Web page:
7. Organizing Wall to Wall

    Organizing Wall to Wall

    $2.00

    A history by Peter Rachleff of the Independent Union of All Workers (IUAW), a militant, industrial union formed in the meat packing plants of Minnesota in the 1930s. Learn More
  8. Prison Industrial Complex For Beginners

    Prison Industrial Complex For Beginners

    $15.95

    Prison Industrial Complex For Beginners is a graphic narrative project that attempts to distill the fundamental components of what scholars, activists, and artists have identified as the Mass Incarceration movement in the United States. Since the early 1990s, activist critics of the US prison system have marked its emergence as a “complex” in a manner comparable to how President Eisenhower described the Military Industrial Complex. Like its institutional “cousin,” the Prison Industrial Complex features a critical combination of political ideology, far-reaching federal policy, and the neo-liberal directive to privatize institutions traditionally within the purview of the government. The result is that corporations have capital incentives to capture and contain human bodies. The Prison Industrial Complex relies on the “law and order” ideology fomented by President Nixon and developed at least partially in response to the unrest generated through the Civil Rights Movement. It is (and has been) enhanced and emboldened via the US “war on drugs,” a slate of policies that by any account have failed to do anything except normalize the warehousing of nonviolent substance abusers in jails and prisons that serve more as criminal training centers then as redemptive spaces for citizens who might re-enter society successfully. Prison Industrial Complex For Beginners is a primer for how these issues emerged and how our awareness of the systems at work in mass incarceration might be the very first step in reforming an institution responsible for some of our most egregious contemporary civil rights violations. Learn More
  9. Radical Works for Rebel Workers: Best of the IW 2015

    Radical Works for Rebel Workers: Best of the IW 2015

    $7.00

    Radical Works for Rebel Workers is a hand-picked collection of contemporary writing and imagery from a diverse crowd for the annual Working Writers Contest of the IWW. This Bilingual booklet features 10 contemporary works dealing with sexism, organizing, labor history and how to be a lifelong wobbly. Get two, and remember: IWW literature is better shared with a fellow worker! Learn More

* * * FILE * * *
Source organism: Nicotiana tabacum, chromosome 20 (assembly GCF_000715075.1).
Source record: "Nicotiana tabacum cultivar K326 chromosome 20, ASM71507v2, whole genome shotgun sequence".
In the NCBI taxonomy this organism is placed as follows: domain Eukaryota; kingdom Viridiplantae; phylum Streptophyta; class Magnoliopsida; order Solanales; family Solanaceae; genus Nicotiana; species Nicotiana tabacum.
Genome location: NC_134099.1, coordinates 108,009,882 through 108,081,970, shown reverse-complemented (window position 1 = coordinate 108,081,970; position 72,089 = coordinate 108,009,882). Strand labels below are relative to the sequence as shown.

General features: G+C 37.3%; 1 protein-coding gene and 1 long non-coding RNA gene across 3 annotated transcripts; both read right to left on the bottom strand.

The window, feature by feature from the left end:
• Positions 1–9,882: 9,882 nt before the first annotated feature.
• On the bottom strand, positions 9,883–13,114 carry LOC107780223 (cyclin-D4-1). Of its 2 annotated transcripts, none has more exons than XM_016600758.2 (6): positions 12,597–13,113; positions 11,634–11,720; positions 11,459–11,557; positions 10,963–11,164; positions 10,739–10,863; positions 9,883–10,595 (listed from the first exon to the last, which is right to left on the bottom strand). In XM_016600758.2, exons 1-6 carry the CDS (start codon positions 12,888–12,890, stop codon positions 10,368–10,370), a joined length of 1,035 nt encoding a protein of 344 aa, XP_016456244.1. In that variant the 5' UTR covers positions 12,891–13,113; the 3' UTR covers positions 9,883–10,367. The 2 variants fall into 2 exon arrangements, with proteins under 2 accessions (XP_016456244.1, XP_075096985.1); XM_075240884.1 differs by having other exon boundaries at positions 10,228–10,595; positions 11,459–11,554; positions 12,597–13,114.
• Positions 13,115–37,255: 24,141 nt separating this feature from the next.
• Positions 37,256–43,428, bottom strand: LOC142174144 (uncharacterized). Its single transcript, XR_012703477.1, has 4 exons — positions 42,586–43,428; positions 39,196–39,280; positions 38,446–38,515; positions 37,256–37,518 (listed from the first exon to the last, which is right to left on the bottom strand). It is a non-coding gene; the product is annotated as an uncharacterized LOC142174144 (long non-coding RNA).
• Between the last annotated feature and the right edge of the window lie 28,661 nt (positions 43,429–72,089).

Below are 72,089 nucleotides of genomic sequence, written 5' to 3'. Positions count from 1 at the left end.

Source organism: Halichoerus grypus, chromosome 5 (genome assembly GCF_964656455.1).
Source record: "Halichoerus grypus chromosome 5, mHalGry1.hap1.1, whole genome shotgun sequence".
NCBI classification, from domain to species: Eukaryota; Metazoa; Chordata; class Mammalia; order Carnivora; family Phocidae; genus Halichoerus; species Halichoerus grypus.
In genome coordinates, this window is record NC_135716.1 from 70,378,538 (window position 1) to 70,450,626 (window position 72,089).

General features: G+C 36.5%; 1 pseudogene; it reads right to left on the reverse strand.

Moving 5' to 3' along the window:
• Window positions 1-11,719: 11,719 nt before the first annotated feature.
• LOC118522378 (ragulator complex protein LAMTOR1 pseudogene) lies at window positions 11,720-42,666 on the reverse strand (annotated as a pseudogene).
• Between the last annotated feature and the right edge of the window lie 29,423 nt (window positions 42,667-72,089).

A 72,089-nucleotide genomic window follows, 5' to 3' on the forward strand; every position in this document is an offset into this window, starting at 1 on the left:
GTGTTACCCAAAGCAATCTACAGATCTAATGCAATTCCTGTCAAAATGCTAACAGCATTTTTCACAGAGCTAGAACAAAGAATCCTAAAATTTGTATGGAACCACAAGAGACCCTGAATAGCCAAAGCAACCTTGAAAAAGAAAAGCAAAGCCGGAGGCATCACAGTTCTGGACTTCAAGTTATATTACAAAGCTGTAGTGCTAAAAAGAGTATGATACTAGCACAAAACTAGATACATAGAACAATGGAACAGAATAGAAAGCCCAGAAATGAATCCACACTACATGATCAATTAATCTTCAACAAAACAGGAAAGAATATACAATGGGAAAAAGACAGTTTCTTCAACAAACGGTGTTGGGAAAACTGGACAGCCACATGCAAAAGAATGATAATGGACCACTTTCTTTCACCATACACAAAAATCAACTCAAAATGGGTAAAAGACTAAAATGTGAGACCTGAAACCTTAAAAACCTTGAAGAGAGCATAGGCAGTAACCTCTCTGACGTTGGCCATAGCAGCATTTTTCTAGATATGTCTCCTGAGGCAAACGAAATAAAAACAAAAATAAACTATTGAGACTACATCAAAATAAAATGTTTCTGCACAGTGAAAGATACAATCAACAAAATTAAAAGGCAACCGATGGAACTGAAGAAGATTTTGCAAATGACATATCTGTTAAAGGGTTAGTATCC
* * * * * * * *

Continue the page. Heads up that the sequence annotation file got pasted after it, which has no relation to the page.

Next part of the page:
10. Red Hunting in the Promised Land

    Red Hunting in the Promised Land

    $18.95

    Anticommunism and the making of America

    by Joel Kovel

    In the wake of the cold war, an eminent social critic examines the roots of America's anticommunist frenzy. What amounted to an American civil religion for nearly half a century was at least as much a spiritual as a political phenomenon, according to Joel Kovel. It succeeded because it mobilized fears about our own social and individual identities against a demonized enemy. Organized around a series of compelling portraits of leading politicians and ideologues, Red Hunting in the Promised Land traces the evolution of anticommunism from the time of the Bolshevik Revolution to the collapse of Communism in our time. Beginning with the great red scare of 1919, Kovel goes on to explore the diabolic imaginings of Father Coughlin and his brand of anti-Semitic anticommunism; George Kennan and his elitist vision of the national security state; John Foster Dulles and the apocalyptic world of 'massive retaliation'; J. Edgar Hoover and the paranoia of socio-sexual repression; Joe McCarthy and the right-wing populism of the 'American Inquisition'; Hubert Humphrey and the strange career of liberal anticommunism; James Angleton and the knight errantry of anticommunism at the CIA; and lastly the denouement of the 'Evil Empire' in the age of Ronald Reagan and George Bush. Cold war anticommunism was not the first of our great 'red scares.' Kovel points out that the original, far more extended 'red scare' was the European reaction to indigenous peoples, or Native Americans, who had to be diabolized so that their lands could be expropriated. What is it about America that has made both our leadership and the public repeatedly prone to hunt enemies in great crusades of moral absolutism? By shifting attention from its object, Communism, to its subject, American civilization, the book challenges the basic understanding of the nature of anticommunism. It draws connections between anticommunism as an internal control mechanism and anticommunism as the instrument of foreign policy, relat